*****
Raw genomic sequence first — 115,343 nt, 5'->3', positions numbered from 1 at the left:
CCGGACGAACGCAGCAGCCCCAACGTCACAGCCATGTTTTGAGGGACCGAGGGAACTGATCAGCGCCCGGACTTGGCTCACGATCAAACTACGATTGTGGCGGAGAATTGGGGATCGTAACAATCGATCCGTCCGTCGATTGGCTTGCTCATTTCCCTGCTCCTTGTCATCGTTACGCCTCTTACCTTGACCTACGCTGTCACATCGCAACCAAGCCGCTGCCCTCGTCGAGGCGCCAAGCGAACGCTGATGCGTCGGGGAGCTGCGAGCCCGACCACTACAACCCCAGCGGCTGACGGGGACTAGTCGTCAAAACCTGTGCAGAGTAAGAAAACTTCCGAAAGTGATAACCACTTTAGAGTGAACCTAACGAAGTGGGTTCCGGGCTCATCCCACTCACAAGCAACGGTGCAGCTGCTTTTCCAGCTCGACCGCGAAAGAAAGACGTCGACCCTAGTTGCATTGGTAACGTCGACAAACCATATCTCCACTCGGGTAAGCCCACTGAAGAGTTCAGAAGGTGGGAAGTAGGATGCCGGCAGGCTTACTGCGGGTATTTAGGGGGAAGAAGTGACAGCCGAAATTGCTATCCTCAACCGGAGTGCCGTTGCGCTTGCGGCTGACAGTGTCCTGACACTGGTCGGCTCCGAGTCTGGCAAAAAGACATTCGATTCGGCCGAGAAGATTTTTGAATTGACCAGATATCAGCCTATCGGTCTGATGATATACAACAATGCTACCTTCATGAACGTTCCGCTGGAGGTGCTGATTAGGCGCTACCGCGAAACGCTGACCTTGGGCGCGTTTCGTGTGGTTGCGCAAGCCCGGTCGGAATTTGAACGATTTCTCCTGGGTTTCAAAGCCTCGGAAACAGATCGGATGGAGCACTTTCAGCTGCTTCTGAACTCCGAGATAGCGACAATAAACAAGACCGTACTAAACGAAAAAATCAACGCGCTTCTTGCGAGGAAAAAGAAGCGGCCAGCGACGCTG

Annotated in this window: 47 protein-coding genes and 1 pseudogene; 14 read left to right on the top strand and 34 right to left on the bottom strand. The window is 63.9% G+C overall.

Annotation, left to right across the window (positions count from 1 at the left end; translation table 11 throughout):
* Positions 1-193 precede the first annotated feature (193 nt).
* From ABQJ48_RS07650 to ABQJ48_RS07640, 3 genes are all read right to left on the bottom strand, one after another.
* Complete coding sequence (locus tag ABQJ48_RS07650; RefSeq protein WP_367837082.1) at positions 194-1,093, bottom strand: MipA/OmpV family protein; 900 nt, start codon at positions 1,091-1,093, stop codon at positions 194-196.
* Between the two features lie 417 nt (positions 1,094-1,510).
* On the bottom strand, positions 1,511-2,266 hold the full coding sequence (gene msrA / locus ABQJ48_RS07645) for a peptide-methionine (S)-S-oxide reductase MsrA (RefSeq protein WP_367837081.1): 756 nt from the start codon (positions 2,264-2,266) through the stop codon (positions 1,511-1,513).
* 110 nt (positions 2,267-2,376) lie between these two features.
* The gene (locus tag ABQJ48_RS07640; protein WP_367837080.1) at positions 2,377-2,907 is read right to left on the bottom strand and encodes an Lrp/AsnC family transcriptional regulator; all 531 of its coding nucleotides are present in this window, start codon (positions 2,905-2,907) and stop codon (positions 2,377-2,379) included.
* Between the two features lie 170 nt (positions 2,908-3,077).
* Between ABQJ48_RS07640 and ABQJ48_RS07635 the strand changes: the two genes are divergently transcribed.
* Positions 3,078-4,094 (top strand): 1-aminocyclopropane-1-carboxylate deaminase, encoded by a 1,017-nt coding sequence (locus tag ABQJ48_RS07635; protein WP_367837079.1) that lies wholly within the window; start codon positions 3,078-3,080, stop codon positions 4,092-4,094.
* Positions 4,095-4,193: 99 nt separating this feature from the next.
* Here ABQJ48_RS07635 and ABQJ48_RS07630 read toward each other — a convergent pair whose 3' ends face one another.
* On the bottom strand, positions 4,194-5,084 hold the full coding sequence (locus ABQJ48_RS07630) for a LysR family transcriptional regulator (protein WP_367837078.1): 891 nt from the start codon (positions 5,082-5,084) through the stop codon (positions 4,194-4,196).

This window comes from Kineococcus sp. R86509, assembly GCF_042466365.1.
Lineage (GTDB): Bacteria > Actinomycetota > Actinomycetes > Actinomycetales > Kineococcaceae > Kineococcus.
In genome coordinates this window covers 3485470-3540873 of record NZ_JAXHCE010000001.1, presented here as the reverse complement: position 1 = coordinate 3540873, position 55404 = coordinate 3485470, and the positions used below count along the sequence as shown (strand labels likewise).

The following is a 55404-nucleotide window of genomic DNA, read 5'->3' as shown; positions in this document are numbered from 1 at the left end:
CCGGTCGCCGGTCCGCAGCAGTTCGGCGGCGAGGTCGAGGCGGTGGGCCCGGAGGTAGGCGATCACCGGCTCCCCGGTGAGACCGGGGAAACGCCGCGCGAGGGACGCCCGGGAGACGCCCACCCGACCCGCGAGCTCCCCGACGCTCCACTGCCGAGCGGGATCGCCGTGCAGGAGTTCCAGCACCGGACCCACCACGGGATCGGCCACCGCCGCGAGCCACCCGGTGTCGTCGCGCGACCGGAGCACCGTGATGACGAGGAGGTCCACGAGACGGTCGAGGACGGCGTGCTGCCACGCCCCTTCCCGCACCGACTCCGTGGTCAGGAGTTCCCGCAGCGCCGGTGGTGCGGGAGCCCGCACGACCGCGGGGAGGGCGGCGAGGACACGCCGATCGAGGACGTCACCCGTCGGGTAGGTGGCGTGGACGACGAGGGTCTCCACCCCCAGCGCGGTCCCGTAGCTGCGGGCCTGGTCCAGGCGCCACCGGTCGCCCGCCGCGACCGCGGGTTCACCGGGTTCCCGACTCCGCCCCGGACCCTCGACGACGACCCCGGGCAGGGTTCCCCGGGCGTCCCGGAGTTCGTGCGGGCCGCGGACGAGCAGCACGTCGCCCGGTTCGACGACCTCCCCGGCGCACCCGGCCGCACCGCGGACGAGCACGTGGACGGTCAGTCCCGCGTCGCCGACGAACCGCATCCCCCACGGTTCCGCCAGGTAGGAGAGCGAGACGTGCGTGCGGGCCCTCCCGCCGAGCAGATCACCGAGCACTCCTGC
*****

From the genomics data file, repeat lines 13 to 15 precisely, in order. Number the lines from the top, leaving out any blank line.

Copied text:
* Between ABQJ48_RS07640 and ABQJ48_RS07635 the strand changes: the two genes are divergently transcribed.
* Positions 3,078-4,094 (top strand): 1-aminocyclopropane-1-carboxylate deaminase, encoded by a 1,017-nt coding sequence (locus tag ABQJ48_RS07635; protein WP_367837079.1) that lies wholly within the window; start codon positions 3,078-3,080, stop codon positions 4,092-4,094.
* Positions 4,095-4,193: 99 nt separating this feature from the next.